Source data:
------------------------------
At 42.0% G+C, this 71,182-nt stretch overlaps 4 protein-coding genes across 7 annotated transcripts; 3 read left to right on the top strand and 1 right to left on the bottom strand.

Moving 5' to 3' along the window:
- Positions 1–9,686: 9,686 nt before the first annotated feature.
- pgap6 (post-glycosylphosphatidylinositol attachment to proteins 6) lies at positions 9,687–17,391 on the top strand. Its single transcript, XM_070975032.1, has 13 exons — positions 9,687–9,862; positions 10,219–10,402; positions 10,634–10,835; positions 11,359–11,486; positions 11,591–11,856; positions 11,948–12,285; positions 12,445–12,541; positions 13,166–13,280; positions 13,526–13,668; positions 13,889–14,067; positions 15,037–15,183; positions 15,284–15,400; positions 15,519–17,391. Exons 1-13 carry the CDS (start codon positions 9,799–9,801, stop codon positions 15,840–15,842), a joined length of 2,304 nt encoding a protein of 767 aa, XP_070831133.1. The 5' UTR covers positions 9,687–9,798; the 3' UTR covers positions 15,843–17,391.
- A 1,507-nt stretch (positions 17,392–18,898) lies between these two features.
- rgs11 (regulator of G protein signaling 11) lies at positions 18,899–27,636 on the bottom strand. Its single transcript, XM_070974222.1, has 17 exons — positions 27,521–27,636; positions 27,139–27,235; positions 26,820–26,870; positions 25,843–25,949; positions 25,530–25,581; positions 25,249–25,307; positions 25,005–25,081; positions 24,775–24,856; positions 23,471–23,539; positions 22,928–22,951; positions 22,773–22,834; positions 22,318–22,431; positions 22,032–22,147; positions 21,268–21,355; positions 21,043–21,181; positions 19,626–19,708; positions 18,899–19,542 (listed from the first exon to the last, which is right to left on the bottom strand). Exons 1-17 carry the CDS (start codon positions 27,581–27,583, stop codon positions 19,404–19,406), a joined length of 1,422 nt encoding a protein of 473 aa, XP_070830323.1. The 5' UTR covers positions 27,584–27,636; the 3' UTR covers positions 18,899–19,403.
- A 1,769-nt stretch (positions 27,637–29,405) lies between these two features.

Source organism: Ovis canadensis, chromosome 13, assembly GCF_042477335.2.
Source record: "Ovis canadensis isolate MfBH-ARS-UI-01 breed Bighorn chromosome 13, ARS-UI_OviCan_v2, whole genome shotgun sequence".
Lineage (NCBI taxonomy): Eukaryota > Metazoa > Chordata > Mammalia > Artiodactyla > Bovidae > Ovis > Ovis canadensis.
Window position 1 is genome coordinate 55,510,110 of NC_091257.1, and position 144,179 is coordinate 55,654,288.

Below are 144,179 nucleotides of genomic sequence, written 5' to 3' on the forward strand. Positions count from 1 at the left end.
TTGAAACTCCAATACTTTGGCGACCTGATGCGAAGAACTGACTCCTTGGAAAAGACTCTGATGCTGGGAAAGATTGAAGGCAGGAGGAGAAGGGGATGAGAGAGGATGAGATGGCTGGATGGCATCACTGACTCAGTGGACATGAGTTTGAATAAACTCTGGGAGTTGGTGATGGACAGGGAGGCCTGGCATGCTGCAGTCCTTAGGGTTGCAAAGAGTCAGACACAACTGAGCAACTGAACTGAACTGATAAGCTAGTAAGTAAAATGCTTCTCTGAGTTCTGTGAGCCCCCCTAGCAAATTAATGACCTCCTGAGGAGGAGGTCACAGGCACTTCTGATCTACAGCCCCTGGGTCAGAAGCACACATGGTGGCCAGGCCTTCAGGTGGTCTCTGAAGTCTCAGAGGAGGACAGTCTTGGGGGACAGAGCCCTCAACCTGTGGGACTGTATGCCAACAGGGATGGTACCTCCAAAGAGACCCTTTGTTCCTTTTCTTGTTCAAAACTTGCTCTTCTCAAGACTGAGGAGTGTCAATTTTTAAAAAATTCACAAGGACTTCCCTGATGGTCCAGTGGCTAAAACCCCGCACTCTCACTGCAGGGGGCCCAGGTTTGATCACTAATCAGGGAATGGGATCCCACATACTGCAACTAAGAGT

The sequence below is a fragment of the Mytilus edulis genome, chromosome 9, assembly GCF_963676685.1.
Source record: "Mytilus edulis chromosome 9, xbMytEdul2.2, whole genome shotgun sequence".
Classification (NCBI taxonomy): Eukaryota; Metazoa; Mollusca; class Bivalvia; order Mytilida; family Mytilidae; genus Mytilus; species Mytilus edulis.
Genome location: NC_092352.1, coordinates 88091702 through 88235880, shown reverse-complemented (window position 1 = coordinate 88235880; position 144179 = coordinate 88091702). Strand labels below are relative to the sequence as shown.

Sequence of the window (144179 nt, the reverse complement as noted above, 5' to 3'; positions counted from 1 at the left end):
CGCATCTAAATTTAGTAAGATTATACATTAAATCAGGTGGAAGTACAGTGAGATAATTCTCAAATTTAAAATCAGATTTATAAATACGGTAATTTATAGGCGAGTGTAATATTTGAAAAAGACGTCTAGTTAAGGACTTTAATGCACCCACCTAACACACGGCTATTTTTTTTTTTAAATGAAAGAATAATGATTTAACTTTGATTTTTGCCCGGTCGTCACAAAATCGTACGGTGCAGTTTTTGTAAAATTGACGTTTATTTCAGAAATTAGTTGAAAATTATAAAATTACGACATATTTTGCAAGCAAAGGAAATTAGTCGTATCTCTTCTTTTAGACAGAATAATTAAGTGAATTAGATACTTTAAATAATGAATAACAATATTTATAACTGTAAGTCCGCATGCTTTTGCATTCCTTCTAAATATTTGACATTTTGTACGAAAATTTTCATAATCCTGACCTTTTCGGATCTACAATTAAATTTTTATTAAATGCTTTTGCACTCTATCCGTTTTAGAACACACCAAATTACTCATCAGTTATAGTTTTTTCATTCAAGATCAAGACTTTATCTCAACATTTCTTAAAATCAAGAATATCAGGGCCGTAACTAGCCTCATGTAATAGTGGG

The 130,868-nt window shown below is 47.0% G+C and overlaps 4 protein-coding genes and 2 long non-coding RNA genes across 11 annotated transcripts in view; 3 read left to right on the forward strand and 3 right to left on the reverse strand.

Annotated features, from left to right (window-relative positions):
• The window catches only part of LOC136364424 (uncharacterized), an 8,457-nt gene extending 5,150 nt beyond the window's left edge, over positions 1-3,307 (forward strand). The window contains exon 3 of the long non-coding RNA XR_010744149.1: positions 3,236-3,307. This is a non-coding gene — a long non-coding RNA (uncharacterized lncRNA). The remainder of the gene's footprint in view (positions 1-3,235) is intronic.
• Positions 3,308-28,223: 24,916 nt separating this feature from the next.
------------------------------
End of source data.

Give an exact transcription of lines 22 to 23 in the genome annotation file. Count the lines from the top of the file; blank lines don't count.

• The window catches only part of LOC136364424 (uncharacterized), an 8,457-nt gene extending 5,150 nt beyond the window's left edge, over positions 1-3,307 (forward strand). The window contains exon 3 of the long non-coding RNA XR_010744149.1: positions 3,236-3,307. This is a non-coding gene — a long non-coding RNA (uncharacterized lncRNA). The remainder of the gene's footprint in view (positions 1-3,235) is intronic.
• Positions 3,308-28,223: 24,916 nt separating this feature from the next.